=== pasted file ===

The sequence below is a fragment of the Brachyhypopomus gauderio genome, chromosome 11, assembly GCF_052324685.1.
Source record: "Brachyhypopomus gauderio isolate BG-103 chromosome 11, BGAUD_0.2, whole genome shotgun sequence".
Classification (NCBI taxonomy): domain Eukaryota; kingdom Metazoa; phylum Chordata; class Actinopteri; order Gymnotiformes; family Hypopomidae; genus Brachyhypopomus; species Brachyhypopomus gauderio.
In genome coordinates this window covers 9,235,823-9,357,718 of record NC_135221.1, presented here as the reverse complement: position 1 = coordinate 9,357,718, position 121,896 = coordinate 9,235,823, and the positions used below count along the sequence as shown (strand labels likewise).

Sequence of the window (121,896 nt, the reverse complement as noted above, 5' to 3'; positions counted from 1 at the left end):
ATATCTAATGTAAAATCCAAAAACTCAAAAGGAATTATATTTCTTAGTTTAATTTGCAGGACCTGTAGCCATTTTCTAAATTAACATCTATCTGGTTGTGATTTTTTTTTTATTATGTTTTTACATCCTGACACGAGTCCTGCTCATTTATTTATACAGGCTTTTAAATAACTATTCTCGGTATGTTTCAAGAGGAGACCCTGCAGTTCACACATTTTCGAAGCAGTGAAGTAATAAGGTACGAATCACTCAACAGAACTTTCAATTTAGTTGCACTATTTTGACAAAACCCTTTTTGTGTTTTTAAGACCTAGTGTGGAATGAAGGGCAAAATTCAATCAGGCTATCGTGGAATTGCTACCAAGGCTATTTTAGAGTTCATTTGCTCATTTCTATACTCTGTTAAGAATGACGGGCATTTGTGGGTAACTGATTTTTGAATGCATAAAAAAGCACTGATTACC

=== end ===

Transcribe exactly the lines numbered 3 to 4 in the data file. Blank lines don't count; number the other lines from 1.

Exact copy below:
Classification (NCBI taxonomy): domain Eukaryota; kingdom Metazoa; phylum Chordata; class Actinopteri; order Gymnotiformes; family Hypopomidae; genus Brachyhypopomus; species Brachyhypopomus gauderio.
In genome coordinates this window covers 9,235,823-9,357,718 of record NC_135221.1, presented here as the reverse complement: position 1 = coordinate 9,357,718, position 121,896 = coordinate 9,235,823, and the positions used below count along the sequence as shown (strand labels likewise).